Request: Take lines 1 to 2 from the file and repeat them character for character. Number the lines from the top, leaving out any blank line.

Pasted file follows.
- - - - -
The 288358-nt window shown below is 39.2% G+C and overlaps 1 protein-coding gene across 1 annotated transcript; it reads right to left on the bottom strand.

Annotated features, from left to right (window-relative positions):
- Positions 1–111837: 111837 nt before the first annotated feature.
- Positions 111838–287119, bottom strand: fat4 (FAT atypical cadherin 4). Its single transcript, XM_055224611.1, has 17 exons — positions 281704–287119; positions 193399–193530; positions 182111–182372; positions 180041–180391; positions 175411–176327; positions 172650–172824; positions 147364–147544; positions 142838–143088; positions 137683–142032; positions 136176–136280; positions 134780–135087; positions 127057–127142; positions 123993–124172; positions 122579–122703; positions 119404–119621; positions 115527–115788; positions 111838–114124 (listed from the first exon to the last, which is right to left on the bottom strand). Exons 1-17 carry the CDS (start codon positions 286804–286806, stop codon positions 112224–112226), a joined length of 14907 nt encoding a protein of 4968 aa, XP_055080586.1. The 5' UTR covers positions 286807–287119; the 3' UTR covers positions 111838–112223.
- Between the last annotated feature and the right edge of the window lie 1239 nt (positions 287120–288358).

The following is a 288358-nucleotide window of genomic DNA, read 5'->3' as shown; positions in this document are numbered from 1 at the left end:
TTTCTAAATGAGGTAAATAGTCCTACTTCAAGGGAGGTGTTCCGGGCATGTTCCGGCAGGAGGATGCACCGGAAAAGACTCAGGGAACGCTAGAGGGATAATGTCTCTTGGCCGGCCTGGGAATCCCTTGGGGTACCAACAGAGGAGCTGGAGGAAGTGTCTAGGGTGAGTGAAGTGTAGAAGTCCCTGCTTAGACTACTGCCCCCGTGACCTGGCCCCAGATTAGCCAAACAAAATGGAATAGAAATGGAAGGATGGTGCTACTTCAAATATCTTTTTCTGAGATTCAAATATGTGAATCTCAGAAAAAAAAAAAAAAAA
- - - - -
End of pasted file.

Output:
The 288358-nt window shown below is 39.2% G+C and overlaps 1 protein-coding gene across 1 annotated transcript; it reads right to left on the bottom strand.

Annotated features, from left to right (window-relative positions):